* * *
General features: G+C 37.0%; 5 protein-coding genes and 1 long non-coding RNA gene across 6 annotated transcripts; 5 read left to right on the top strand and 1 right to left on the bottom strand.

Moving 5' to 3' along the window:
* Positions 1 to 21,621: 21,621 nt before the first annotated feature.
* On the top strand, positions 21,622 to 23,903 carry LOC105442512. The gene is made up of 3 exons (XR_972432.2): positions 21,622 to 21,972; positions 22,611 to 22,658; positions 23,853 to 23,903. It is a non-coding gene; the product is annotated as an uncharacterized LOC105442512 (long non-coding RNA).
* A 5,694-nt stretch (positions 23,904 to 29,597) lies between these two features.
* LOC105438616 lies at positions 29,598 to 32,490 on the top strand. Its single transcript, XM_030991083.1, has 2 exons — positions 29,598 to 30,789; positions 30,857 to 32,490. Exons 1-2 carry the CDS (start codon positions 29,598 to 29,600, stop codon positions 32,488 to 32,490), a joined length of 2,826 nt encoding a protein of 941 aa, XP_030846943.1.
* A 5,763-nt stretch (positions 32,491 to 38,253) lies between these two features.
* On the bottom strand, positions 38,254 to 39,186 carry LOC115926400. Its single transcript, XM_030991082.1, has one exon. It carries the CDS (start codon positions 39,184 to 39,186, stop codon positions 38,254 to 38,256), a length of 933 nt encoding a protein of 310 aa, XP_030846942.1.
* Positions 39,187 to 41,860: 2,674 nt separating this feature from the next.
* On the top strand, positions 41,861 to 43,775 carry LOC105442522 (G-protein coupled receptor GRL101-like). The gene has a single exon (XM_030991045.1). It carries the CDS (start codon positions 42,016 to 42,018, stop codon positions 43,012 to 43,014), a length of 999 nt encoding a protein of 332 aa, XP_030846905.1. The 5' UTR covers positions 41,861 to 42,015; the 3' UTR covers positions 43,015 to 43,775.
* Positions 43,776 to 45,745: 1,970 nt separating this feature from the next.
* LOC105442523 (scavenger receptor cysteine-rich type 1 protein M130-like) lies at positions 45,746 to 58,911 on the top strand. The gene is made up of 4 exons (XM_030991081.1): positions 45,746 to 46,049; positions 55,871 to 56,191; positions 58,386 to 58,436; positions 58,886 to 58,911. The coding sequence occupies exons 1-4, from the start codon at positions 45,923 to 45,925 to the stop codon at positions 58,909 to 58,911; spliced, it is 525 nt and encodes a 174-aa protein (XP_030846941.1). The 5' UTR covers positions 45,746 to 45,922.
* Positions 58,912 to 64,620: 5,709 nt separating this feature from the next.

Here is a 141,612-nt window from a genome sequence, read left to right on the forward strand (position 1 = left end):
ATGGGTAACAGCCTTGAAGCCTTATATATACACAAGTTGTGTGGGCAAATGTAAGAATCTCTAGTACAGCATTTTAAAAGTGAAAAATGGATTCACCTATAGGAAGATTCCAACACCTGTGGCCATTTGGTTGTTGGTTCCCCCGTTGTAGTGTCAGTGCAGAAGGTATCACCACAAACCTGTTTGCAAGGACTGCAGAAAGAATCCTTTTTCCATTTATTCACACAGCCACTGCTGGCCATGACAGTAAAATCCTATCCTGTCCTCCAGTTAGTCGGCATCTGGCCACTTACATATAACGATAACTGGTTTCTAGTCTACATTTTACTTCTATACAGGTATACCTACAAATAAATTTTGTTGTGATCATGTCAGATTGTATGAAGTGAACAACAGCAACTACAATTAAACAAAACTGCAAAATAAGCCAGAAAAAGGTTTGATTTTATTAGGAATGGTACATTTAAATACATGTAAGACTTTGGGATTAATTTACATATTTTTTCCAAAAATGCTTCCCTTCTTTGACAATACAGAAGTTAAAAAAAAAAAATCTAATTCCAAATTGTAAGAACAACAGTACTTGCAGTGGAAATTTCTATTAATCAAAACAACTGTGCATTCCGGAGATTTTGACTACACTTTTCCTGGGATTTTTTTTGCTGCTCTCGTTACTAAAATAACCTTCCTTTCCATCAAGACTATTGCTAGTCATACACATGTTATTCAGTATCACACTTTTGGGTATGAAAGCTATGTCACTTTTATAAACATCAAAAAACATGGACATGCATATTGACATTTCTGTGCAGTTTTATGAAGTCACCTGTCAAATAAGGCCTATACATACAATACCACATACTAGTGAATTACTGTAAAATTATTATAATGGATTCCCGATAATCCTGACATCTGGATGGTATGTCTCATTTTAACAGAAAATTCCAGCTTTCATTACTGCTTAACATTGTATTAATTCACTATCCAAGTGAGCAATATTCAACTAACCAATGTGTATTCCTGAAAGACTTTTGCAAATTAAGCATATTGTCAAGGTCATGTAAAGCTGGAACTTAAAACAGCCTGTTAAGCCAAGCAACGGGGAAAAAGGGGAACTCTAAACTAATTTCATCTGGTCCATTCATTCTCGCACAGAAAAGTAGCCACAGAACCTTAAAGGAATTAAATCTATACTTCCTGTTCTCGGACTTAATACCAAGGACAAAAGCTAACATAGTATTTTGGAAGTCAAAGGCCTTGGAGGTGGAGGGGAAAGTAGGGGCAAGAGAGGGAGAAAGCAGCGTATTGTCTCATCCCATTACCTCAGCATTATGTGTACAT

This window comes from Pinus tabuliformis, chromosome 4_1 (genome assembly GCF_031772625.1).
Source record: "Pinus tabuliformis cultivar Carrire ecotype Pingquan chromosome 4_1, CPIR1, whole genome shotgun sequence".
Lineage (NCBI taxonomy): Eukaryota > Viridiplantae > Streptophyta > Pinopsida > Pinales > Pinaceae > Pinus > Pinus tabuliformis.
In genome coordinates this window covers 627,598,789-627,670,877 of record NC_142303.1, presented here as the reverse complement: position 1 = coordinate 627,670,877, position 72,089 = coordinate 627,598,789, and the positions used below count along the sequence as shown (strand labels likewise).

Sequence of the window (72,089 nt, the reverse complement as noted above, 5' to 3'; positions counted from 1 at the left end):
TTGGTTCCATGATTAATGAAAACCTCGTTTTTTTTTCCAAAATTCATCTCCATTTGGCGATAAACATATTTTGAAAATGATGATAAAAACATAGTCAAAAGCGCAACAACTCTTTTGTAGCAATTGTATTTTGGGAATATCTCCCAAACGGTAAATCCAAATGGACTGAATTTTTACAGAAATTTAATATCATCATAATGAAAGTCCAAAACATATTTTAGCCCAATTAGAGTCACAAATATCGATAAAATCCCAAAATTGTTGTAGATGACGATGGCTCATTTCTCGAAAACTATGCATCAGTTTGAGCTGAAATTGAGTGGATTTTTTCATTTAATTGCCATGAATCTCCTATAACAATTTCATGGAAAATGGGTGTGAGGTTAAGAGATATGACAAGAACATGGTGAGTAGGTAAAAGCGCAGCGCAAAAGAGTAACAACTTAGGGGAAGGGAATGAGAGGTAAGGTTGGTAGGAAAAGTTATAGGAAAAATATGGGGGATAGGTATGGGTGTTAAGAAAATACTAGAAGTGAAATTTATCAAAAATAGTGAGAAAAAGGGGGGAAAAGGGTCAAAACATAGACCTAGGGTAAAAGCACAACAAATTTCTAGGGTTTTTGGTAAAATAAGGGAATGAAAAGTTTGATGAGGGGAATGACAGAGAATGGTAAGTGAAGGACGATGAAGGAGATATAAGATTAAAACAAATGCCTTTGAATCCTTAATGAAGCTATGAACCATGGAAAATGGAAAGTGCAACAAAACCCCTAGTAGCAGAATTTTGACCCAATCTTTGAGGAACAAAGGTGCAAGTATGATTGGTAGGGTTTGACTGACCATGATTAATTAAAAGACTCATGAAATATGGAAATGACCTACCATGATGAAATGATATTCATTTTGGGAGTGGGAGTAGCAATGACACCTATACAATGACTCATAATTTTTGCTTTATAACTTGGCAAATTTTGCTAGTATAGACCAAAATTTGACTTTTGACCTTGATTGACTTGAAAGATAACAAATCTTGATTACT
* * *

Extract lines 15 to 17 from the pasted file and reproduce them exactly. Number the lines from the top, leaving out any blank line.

ATGGGTAACAGCCTTGAAGCCTTATATATACACAAGTTGTGTGGGCAAATGTAAGAATCTCTAGTACAGCATTTTAAAAGTGAAAAATGGATTCACCTATAGGAAGATTCCAACACCTGTGGCCATTTGGTTGTTGGTTCCCCCGTTGTAGTGTCAGTGCAGAAGGTATCACCACAAACCTGTTTGCAAGGACTGCAGAAAGAATCCTTTTTCCATTTATTCACACAGCCACTGCTGGCCATGACAGTAAAATCCTATCCTGTCCTCCAGTTAGTCGGCATCTGGCCACTTACATATAACGATAACTGGTTTCTAGTCTACATTTTACTTCTATACAGGTATACCTACAAATAAATTTTGTTGTGATCATGTCAGATTGTATGAAGTGAACAACAGCAACTACAATTAAACAAAACTGCAAAATAAGCCAGAAAAAGGTTTGATTTTATTAGGAATGGTACATTTAAATACATGTAAGACTTTGGGATTAATTTACATATTTTTTCCAAAAATGCTTCCCTTCTTTGACAATACAGAAGTTAAAAAAAAAAAATCTAATTCCAAATTGTAAGAACAACAGTACTTGCAGTGGAAATTTCTATTAATCAAAACAACTGTGCATTCCGGAGATTTTGACTACACTTTTCCTGGGATTTTTTTTGCTGCTCTCGTTACTAAAATAACCTTCCTTTCCATCAAGACTATTGCTAGTCATACACATGTTATTCAGTATCACACTTTTGGGTATGAAAGCTATGTCACTTTTATAAACATCAAAAAACATGGACATGCATATTGACATTTCTGTGCAGTTTTATGAAGTCACCTGTCAAATAAGGCCTATACATACAATACCACATACTAGTGAATTACTGTAAAATTATTATAATGGATTCCCGATAATCCTGACATCTGGATGGTATGTCTCATTTTAACAGAAAATTCCAGCTTTCATTACTGCTTAACATTGTATTAATTCACTATCCAAGTGAGCAATATTCAACTAACCAATGTGTATTCCTGAAAGACTTTTGCAAATTAAGCATATTGTCAAGGTCATGTAAAGCTGGAACTTAAAACAGCCTGTTAAGCCAAGCAACGGGGAAAAAGGGGAACTCTAAACTAATTTCATCTGGTCCATTCATTCTCGCACAGAAAAGTAGCCACAGAACCTTAAAGGAATTAAATCTATACTTCCTGTTCTCGGACTTAATACCAAGGACAAAAGCTAACATAGTATTTTGGAAGTCAAAGGCCTTGGAGGTGGAGGGGAAAGTAGGGGCAAGAGAGGGAGAAAGCAGCGTATTGTCTCATCCCATTACCTCAGCATTATGTGTACAT

This window comes from Pinus tabuliformis, chromosome 4_1 (genome assembly GCF_031772625.1).
Source record: "Pinus tabuliformis cultivar Carrire ecotype Pingquan chromosome 4_1, CPIR1, whole genome shotgun sequence".